My mother loves to read. As far back as I can remember, she’s always had a book on hand. Anything that might require waiting or any little sliver of peace and quiet she can find; she’s got a book. Her favorite genre is easily any legal thriller or courtroom drama book. I grew up with the same love for reading but after fourteen, I outgrew my Fear Street and Babysitters Club books and found comfort in philosophy and poetry. I did read fiction books here and there, I loved (and still do love) Harry Potter and even have a 7″ tattoo on my right arm dedicated to To Kill A Mockingbird (still my favorite and Atticus Finch… totally different story).
When my philosophy books put me in depression, I’d grab one of her books off of the shelf and try to work my way through them but would eventually give up somewhere in the middle, unable to maintain interest. After I moved in to my first apartment, she gave me a couple of books to keep around for when I needed to ease my mind a bit. At 19, I read A Time To Kill as an adult for the first time. The cover had always caught my attention when I was a kid for some reason. I think it was probably the tacky marble background, but either way, it was another one of her books that I’d tried to read more than once and couldn’t finish. However, at nineteen, it certainly captured my interests.
Mostly for the fact that I can read them anywhere without them requiring my full attention (I can’t stand background noises when I read my philosophy or poetry books) but also because the past two years have taken a toll on my anxiety and I need the fantasy of happy endings that most people exploit through television.
So, last week, I went to Barns and Noble and bought A Time To Kill. The first two days of having it involved 500 pages and shushing interrupting boyfriends. I couldn’t believe I hadn’t finished it before. Perhaps it’s because I’m older and more patient, or perhaps it’s because I was able to relate to the characters better, either way, I was a little surprised at my inability to pry myself from it’s pages.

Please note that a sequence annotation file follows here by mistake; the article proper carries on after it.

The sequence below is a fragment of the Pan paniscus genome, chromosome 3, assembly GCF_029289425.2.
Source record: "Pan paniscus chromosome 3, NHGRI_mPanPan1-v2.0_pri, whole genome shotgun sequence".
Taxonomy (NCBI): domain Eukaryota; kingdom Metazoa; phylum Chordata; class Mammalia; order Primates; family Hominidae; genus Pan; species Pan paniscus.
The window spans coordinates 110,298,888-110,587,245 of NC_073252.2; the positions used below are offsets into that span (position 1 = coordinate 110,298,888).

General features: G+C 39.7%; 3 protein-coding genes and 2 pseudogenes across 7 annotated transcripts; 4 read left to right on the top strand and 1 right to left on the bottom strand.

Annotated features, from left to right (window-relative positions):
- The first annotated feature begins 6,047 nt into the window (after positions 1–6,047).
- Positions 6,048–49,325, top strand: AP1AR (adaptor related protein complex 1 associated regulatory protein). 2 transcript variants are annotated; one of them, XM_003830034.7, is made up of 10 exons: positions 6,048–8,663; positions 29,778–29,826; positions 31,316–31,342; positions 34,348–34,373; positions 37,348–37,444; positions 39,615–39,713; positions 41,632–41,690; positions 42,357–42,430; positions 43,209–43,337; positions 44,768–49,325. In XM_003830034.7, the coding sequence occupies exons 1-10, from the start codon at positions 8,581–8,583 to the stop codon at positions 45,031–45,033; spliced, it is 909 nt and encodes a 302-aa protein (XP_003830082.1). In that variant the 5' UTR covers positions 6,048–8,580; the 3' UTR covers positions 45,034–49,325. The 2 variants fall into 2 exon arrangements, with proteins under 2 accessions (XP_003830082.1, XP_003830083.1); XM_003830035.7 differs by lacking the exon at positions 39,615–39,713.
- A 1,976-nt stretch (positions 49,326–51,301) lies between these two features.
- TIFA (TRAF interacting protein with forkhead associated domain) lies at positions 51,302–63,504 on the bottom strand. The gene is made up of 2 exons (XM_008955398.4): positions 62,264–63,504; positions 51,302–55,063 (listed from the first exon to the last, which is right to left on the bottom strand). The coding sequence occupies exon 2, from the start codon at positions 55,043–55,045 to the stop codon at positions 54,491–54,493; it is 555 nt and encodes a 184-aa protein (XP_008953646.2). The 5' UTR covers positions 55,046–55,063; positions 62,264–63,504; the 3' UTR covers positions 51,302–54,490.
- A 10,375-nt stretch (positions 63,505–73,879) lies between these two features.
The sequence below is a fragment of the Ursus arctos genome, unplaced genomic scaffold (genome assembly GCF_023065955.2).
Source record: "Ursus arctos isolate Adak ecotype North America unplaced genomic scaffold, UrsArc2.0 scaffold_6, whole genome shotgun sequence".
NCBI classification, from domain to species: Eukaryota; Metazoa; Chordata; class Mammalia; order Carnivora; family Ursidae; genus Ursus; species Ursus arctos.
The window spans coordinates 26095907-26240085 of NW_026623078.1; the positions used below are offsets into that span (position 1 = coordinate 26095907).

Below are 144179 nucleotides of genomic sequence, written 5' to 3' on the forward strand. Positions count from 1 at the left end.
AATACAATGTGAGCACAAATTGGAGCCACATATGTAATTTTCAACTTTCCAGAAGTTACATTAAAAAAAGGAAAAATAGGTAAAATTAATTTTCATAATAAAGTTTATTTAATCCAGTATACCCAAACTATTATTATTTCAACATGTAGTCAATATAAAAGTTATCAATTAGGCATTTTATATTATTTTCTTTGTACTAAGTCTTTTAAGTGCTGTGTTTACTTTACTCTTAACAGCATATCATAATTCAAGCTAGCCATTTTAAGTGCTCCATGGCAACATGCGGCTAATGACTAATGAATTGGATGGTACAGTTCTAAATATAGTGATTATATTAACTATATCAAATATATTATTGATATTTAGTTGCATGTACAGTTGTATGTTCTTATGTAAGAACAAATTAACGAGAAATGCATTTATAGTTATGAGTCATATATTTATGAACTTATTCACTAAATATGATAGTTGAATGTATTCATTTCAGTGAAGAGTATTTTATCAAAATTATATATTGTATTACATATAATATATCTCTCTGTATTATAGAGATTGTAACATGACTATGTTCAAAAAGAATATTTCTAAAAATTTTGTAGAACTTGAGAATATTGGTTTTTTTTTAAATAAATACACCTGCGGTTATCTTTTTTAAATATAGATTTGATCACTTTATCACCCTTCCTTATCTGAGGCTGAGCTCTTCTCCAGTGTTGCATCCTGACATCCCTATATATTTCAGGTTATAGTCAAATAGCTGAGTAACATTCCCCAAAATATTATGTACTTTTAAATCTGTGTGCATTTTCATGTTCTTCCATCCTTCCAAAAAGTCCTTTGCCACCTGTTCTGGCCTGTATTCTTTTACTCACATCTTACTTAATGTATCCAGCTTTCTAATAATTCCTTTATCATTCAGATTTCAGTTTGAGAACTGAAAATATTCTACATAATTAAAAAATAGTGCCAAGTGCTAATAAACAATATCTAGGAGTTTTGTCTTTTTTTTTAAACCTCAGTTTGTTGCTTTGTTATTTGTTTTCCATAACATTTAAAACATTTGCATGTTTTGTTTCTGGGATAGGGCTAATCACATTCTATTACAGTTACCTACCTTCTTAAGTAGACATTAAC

I’m still not really sure what it was that kept my hunger so strong, honestly, I found the writing a bit sloppy, the situations a little too far-fetched and the battle of racism in the book too extreme and outdated for the era in which it was written. However, John Grisham has notable talent. His knowledge of the courtroom is evident and the characters are well developed. While a good portion of the book is devoted to the jury selection, you still find yourself completely interested.
What truly amazed me was reading the Author’s Note and discovering that this was actually his first book. Originally, less than 5,000 copies were sold and the book didn’t even make it to paperback. It wasn’t until he wrote The Firm that anyone even knew Grisham’s name.
Apparently it took a few more books and a motion picture before A Time To Kill even found recognition among the legal thriller reading community.
Incredibly enough, his first book being a flop, he didn’t give up and kept writing, and now, I don’t know many adults who haven’t heard his name somewhere before.
I found myself browsing the fiction books at Goodwill today and calling my mother to recommend two of the six J.G. books I was able to find. I proudly left with The Rainmaker and The Appeal and am genuinely looking forward to reading them.
John Grisham will probably never be one of my favorite authors, and none of his books will ever compare the feelings I get when I read To Kill A Mockingbird. Yet, there is something wonderful about A Time To Kill that I can say I will not likely find in any of the other fiction books I plan on reading in the future. It’s undeniably a wonderful book written with obvious passion on the subject and I’d gladly recommend it to anyone who might happen to ask.
John Grisham writes in his Author’s Note “At least ninety percent of those readers who get close enough to offer an opinion say something like, ‘I enjoy all of your books, but my favorite is A Time To Kill‘ It’s mine too.” At this point, even though I have yet to complete a second book of his, I know I’d probably be part of that ninety percent.